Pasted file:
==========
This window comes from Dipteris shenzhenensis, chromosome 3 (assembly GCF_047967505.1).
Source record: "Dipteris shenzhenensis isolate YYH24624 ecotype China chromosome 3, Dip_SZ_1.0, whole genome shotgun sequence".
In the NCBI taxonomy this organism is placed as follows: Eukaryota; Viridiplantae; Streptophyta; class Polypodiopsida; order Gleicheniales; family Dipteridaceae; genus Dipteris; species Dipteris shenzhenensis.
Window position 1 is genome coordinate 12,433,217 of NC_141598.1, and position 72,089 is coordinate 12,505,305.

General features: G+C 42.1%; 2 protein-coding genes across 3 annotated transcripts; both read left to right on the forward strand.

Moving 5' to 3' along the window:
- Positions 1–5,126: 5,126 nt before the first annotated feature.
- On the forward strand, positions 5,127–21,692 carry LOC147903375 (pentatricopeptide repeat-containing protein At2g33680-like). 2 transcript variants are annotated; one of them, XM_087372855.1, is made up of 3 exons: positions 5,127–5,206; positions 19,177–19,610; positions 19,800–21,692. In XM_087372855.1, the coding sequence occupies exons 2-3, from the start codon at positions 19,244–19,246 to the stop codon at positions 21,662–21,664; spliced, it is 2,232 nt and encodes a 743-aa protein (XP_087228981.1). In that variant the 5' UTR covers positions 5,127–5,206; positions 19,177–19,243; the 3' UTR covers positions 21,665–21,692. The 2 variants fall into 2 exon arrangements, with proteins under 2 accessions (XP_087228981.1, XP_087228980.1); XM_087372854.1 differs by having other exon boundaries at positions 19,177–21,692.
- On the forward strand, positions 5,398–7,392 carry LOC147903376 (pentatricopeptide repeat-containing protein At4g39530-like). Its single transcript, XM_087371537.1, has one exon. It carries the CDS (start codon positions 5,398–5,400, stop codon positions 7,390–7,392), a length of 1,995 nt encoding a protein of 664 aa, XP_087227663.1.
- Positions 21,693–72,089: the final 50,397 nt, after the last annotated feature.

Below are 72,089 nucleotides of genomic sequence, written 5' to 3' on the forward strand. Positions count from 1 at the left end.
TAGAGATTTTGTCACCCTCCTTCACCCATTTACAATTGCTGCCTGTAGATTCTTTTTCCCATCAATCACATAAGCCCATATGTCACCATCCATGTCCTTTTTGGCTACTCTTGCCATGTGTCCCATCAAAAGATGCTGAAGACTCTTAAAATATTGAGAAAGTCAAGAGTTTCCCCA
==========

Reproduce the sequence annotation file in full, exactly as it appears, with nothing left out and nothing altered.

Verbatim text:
This window comes from Dipteris shenzhenensis, chromosome 3 (assembly GCF_047967505.1).
Source record: "Dipteris shenzhenensis isolate YYH24624 ecotype China chromosome 3, Dip_SZ_1.0, whole genome shotgun sequence".
In the NCBI taxonomy this organism is placed as follows: Eukaryota; Viridiplantae; Streptophyta; class Polypodiopsida; order Gleicheniales; family Dipteridaceae; genus Dipteris; species Dipteris shenzhenensis.
Window position 1 is genome coordinate 12,433,217 of NC_141598.1, and position 72,089 is coordinate 12,505,305.

General features: G+C 42.1%; 2 protein-coding genes across 3 annotated transcripts; both read left to right on the forward strand.

Moving 5' to 3' along the window:
- Positions 1–5,126: 5,126 nt before the first annotated feature.
- On the forward strand, positions 5,127–21,692 carry LOC147903375 (pentatricopeptide repeat-containing protein At2g33680-like). 2 transcript variants are annotated; one of them, XM_087372855.1, is made up of 3 exons: positions 5,127–5,206; positions 19,177–19,610; positions 19,800–21,692. In XM_087372855.1, the coding sequence occupies exons 2-3, from the start codon at positions 19,244–19,246 to the stop codon at positions 21,662–21,664; spliced, it is 2,232 nt and encodes a 743-aa protein (XP_087228981.1). In that variant the 5' UTR covers positions 5,127–5,206; positions 19,177–19,243; the 3' UTR covers positions 21,665–21,692. The 2 variants fall into 2 exon arrangements, with proteins under 2 accessions (XP_087228981.1, XP_087228980.1); XM_087372854.1 differs by having other exon boundaries at positions 19,177–21,692.
- On the forward strand, positions 5,398–7,392 carry LOC147903376 (pentatricopeptide repeat-containing protein At4g39530-like). Its single transcript, XM_087371537.1, has one exon. It carries the CDS (start codon positions 5,398–5,400, stop codon positions 7,390–7,392), a length of 1,995 nt encoding a protein of 664 aa, XP_087227663.1.
- Positions 21,693–72,089: the final 50,397 nt, after the last annotated feature.

Below are 72,089 nucleotides of genomic sequence, written 5' to 3' on the forward strand. Positions count from 1 at the left end.
TAGAGATTTTGTCACCCTCCTTCACCCATTTACAATTGCTGCCTGTAGATTCTTTTTCCCATCAATCACATAAGCCCATATGTCACCATCCATGTCCTTTTTGGCTACTCTTGCCATGTGTCCCATCAAAAGATGCTGAAGACTCTTAAAATATTGAGAAAGTCAAGAGTTTCCCCA